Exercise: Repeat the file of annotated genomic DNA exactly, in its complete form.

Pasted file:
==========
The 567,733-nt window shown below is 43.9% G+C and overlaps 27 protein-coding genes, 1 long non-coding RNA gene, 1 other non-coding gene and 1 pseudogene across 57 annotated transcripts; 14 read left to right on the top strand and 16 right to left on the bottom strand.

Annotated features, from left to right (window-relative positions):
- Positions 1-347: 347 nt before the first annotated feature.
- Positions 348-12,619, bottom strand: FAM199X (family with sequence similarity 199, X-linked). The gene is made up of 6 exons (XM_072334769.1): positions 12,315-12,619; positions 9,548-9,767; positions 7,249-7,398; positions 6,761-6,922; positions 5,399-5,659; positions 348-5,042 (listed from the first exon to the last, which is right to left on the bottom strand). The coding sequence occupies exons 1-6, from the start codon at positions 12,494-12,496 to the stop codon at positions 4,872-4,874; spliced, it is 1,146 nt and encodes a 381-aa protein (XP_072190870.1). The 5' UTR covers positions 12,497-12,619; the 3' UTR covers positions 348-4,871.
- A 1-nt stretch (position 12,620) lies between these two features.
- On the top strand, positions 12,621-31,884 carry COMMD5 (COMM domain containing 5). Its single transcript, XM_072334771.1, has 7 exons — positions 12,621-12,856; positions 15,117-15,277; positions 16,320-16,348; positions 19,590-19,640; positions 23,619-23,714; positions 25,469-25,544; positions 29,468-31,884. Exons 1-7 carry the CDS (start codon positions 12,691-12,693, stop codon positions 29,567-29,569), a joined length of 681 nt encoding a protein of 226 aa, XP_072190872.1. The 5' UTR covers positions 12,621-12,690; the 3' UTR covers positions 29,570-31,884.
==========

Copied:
The 567,733-nt window shown below is 43.9% G+C and overlaps 27 protein-coding genes, 1 long non-coding RNA gene, 1 other non-coding gene and 1 pseudogene across 57 annotated transcripts; 14 read left to right on the top strand and 16 right to left on the bottom strand.

Annotated features, from left to right (window-relative positions):
- Positions 1-347: 347 nt before the first annotated feature.
- Positions 348-12,619, bottom strand: FAM199X (family with sequence similarity 199, X-linked). The gene is made up of 6 exons (XM_072334769.1): positions 12,315-12,619; positions 9,548-9,767; positions 7,249-7,398; positions 6,761-6,922; positions 5,399-5,659; positions 348-5,042 (listed from the first exon to the last, which is right to left on the bottom strand). The coding sequence occupies exons 1-6, from the start codon at positions 12,494-12,496 to the stop codon at positions 4,872-4,874; spliced, it is 1,146 nt and encodes a 381-aa protein (XP_072190870.1). The 5' UTR covers positions 12,497-12,619; the 3' UTR covers positions 348-4,871.
- A 1-nt stretch (position 12,620) lies between these two features.
- On the top strand, positions 12,621-31,884 carry COMMD5 (COMM domain containing 5). Its single transcript, XM_072334771.1, has 7 exons — positions 12,621-12,856; positions 15,117-15,277; positions 16,320-16,348; positions 19,590-19,640; positions 23,619-23,714; positions 25,469-25,544; positions 29,468-31,884. Exons 1-7 carry the CDS (start codon positions 12,691-12,693, stop codon positions 29,567-29,569), a joined length of 681 nt encoding a protein of 226 aa, XP_072190872.1. The 5' UTR covers positions 12,621-12,690; the 3' UTR covers positions 29,570-31,884.